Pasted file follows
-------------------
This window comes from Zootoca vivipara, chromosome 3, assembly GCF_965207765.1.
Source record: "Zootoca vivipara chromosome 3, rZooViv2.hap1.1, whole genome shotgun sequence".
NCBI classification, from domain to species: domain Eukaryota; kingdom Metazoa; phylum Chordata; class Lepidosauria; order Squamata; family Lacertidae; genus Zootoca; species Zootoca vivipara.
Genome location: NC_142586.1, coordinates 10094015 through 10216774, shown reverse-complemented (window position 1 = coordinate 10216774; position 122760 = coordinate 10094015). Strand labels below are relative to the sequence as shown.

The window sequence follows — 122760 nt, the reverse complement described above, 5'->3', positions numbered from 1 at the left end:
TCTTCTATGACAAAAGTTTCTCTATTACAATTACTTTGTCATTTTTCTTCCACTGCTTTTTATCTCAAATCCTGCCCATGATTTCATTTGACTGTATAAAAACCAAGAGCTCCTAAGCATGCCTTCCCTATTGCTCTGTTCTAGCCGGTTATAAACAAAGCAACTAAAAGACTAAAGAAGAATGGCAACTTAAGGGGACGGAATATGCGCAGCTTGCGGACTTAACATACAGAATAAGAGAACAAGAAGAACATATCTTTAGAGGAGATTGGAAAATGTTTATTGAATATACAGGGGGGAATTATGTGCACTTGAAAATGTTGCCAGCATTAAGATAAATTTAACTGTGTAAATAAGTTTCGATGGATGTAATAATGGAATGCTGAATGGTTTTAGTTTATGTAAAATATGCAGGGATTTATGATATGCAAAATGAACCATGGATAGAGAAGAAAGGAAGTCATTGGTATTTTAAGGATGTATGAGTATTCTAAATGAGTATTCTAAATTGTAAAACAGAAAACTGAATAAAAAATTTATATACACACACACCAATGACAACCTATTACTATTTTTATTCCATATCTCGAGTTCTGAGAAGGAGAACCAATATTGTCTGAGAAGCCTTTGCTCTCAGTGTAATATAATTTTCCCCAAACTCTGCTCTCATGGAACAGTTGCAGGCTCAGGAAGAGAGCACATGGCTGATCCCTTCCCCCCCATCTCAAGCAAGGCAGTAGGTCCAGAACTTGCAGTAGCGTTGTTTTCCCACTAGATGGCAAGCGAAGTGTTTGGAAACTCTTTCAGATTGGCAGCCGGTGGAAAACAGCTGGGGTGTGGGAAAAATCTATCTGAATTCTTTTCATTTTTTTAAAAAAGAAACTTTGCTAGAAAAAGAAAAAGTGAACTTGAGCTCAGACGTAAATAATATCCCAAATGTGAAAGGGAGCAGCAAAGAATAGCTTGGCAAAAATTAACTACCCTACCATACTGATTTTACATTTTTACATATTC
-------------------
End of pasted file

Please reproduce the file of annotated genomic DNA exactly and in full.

This window comes from Zootoca vivipara, chromosome 3, assembly GCF_965207765.1.
Source record: "Zootoca vivipara chromosome 3, rZooViv2.hap1.1, whole genome shotgun sequence".
NCBI classification, from domain to species: domain Eukaryota; kingdom Metazoa; phylum Chordata; class Lepidosauria; order Squamata; family Lacertidae; genus Zootoca; species Zootoca vivipara.
Genome location: NC_142586.1, coordinates 10094015 through 10216774, shown reverse-complemented (window position 1 = coordinate 10216774; position 122760 = coordinate 10094015). Strand labels below are relative to the sequence as shown.

The window sequence follows — 122760 nt, the reverse complement described above, 5'->3', positions numbered from 1 at the left end:
TCTTCTATGACAAAAGTTTCTCTATTACAATTACTTTGTCATTTTTCTTCCACTGCTTTTTATCTCAAATCCTGCCCATGATTTCATTTGACTGTATAAAAACCAAGAGCTCCTAAGCATGCCTTCCCTATTGCTCTGTTCTAGCCGGTTATAAACAAAGCAACTAAAAGACTAAAGAAGAATGGCAACTTAAGGGGACGGAATATGCGCAGCTTGCGGACTTAACATACAGAATAAGAGAACAAGAAGAACATATCTTTAGAGGAGATTGGAAAATGTTTATTGAATATACAGGGGGGAATTATGTGCACTTGAAAATGTTGCCAGCATTAAGATAAATTTAACTGTGTAAATAAGTTTCGATGGATGTAATAATGGAATGCTGAATGGTTTTAGTTTATGTAAAATATGCAGGGATTTATGATATGCAAAATGAACCATGGATAGAGAAGAAAGGAAGTCATTGGTATTTTAAGGATGTATGAGTATTCTAAATGAGTATTCTAAATTGTAAAACAGAAAACTGAATAAAAAATTTATATACACACACACCAATGACAACCTATTACTATTTTTATTCCATATCTCGAGTTCTGAGAAGGAGAACCAATATTGTCTGAGAAGCCTTTGCTCTCAGTGTAATATAATTTTCCCCAAACTCTGCTCTCATGGAACAGTTGCAGGCTCAGGAAGAGAGCACATGGCTGATCCCTTCCCCCCCATCTCAAGCAAGGCAGTAGGTCCAGAACTTGCAGTAGCGTTGTTTTCCCACTAGATGGCAAGCGAAGTGTTTGGAAACTCTTTCAGATTGGCAGCCGGTGGAAAACAGCTGGGGTGTGGGAAAAATCTATCTGAATTCTTTTCATTTTTTTAAAAAAGAAACTTTGCTAGAAAAAGAAAAAGTGAACTTGAGCTCAGACGTAAATAATATCCCAAATGTGAAAGGGAGCAGCAAAGAATAGCTTGGCAAAAATTAACTACCCTACCATACTGATTTTACATTTTTACATATTC